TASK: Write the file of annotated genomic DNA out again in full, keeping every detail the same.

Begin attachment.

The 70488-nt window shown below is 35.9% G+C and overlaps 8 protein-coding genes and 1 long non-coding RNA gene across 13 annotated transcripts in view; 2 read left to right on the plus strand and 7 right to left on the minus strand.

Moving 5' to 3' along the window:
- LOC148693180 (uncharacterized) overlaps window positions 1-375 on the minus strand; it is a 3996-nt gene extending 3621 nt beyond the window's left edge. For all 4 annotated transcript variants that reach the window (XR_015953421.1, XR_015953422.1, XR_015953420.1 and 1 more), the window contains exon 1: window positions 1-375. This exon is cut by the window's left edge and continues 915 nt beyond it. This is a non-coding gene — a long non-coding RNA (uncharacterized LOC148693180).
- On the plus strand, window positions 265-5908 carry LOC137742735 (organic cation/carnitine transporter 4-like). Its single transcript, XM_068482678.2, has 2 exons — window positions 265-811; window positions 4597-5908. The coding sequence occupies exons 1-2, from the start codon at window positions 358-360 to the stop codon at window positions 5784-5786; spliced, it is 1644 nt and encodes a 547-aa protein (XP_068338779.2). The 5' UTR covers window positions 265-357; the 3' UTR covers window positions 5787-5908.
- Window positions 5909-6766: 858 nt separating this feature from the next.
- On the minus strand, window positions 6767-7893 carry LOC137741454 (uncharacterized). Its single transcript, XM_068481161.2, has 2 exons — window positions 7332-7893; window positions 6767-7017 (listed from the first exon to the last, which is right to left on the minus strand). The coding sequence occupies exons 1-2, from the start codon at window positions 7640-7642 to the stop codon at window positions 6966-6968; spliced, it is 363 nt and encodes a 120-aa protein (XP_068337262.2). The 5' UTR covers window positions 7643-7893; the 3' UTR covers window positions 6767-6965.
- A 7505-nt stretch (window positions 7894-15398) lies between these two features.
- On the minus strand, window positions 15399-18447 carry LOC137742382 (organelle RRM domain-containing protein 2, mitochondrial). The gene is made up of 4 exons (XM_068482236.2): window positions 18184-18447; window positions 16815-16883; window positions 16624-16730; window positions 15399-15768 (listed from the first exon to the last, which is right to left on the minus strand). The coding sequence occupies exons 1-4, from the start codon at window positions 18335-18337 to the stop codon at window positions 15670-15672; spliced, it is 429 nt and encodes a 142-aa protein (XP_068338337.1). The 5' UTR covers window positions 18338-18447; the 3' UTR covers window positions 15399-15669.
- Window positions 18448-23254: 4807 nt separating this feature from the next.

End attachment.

The 70488-nt window shown below is 35.9% G+C and overlaps 8 protein-coding genes and 1 long non-coding RNA gene across 13 annotated transcripts in view; 2 read left to right on the plus strand and 7 right to left on the minus strand.

Moving 5' to 3' along the window:
- LOC148693180 (uncharacterized) overlaps window positions 1-375 on the minus strand; it is a 3996-nt gene extending 3621 nt beyond the window's left edge. For all 4 annotated transcript variants that reach the window (XR_015953421.1, XR_015953422.1, XR_015953420.1 and 1 more), the window contains exon 1: window positions 1-375. This exon is cut by the window's left edge and continues 915 nt beyond it. This is a non-coding gene — a long non-coding RNA (uncharacterized LOC148693180).
- On the plus strand, window positions 265-5908 carry LOC137742735 (organic cation/carnitine transporter 4-like). Its single transcript, XM_068482678.2, has 2 exons — window positions 265-811; window positions 4597-5908. The coding sequence occupies exons 1-2, from the start codon at window positions 358-360 to the stop codon at window positions 5784-5786; spliced, it is 1644 nt and encodes a 547-aa protein (XP_068338779.2). The 5' UTR covers window positions 265-357; the 3' UTR covers window positions 5787-5908.
- Window positions 5909-6766: 858 nt separating this feature from the next.
- On the minus strand, window positions 6767-7893 carry LOC137741454 (uncharacterized). Its single transcript, XM_068481161.2, has 2 exons — window positions 7332-7893; window positions 6767-7017 (listed from the first exon to the last, which is right to left on the minus strand). The coding sequence occupies exons 1-2, from the start codon at window positions 7640-7642 to the stop codon at window positions 6966-6968; spliced, it is 363 nt and encodes a 120-aa protein (XP_068337262.2). The 5' UTR covers window positions 7643-7893; the 3' UTR covers window positions 6767-6965.
- A 7505-nt stretch (window positions 7894-15398) lies between these two features.
- On the minus strand, window positions 15399-18447 carry LOC137742382 (organelle RRM domain-containing protein 2, mitochondrial). The gene is made up of 4 exons (XM_068482236.2): window positions 18184-18447; window positions 16815-16883; window positions 16624-16730; window positions 15399-15768 (listed from the first exon to the last, which is right to left on the minus strand). The coding sequence occupies exons 1-4, from the start codon at window positions 18335-18337 to the stop codon at window positions 15670-15672; spliced, it is 429 nt and encodes a 142-aa protein (XP_068338337.1). The 5' UTR covers window positions 18338-18447; the 3' UTR covers window positions 15399-15669.
- Window positions 18448-23254: 4807 nt separating this feature from the next.